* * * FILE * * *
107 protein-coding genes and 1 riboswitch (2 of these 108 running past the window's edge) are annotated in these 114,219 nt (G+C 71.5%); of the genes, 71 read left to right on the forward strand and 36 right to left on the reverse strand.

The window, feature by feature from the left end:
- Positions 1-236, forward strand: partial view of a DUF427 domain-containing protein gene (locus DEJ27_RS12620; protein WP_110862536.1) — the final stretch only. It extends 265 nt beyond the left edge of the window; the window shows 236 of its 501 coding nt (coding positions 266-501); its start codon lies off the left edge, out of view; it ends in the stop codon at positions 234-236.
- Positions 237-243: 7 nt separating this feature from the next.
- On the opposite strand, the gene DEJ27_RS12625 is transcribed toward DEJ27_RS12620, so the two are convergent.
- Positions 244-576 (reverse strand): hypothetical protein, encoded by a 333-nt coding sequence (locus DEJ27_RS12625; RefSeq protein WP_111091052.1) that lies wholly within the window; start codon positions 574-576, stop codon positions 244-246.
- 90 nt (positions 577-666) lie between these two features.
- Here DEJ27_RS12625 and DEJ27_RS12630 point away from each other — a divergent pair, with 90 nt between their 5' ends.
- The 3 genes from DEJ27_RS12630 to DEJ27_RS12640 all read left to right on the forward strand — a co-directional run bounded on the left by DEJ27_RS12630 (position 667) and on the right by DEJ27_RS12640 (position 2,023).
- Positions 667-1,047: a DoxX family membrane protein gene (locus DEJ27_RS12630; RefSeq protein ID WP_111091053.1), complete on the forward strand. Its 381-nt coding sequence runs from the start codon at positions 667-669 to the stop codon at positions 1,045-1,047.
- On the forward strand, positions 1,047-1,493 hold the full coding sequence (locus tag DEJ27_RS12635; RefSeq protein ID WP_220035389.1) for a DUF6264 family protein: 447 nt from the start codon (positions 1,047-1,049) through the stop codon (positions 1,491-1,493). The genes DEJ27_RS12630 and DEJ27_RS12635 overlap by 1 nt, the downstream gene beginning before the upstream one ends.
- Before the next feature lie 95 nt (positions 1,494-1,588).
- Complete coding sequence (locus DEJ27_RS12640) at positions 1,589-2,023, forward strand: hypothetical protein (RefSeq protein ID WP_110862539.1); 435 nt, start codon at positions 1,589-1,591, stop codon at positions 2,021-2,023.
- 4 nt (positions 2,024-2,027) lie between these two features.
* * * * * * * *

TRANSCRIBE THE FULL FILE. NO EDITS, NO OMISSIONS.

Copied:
107 protein-coding genes and 1 riboswitch (2 of these 108 running past the window's edge) are annotated in these 114,219 nt (G+C 71.5%); of the genes, 71 read left to right on the forward strand and 36 right to left on the reverse strand.

The window, feature by feature from the left end:
- Positions 1-236, forward strand: partial view of a DUF427 domain-containing protein gene (locus DEJ27_RS12620; protein WP_110862536.1) — the final stretch only. It extends 265 nt beyond the left edge of the window; the window shows 236 of its 501 coding nt (coding positions 266-501); its start codon lies off the left edge, out of view; it ends in the stop codon at positions 234-236.
- Positions 237-243: 7 nt separating this feature from the next.
- On the opposite strand, the gene DEJ27_RS12625 is transcribed toward DEJ27_RS12620, so the two are convergent.
- Positions 244-576 (reverse strand): hypothetical protein, encoded by a 333-nt coding sequence (locus DEJ27_RS12625; RefSeq protein WP_111091052.1) that lies wholly within the window; start codon positions 574-576, stop codon positions 244-246.
- 90 nt (positions 577-666) lie between these two features.
- Here DEJ27_RS12625 and DEJ27_RS12630 point away from each other — a divergent pair, with 90 nt between their 5' ends.
- The 3 genes from DEJ27_RS12630 to DEJ27_RS12640 all read left to right on the forward strand — a co-directional run bounded on the left by DEJ27_RS12630 (position 667) and on the right by DEJ27_RS12640 (position 2,023).
- Positions 667-1,047: a DoxX family membrane protein gene (locus DEJ27_RS12630; RefSeq protein ID WP_111091053.1), complete on the forward strand. Its 381-nt coding sequence runs from the start codon at positions 667-669 to the stop codon at positions 1,045-1,047.
- On the forward strand, positions 1,047-1,493 hold the full coding sequence (locus tag DEJ27_RS12635; RefSeq protein ID WP_220035389.1) for a DUF6264 family protein: 447 nt from the start codon (positions 1,047-1,049) through the stop codon (positions 1,491-1,493). The genes DEJ27_RS12630 and DEJ27_RS12635 overlap by 1 nt, the downstream gene beginning before the upstream one ends.
- Before the next feature lie 95 nt (positions 1,494-1,588).
- Complete coding sequence (locus DEJ27_RS12640) at positions 1,589-2,023, forward strand: hypothetical protein (RefSeq protein ID WP_110862539.1); 435 nt, start codon at positions 1,589-1,591, stop codon at positions 2,021-2,023.
- 4 nt (positions 2,024-2,027) lie between these two features.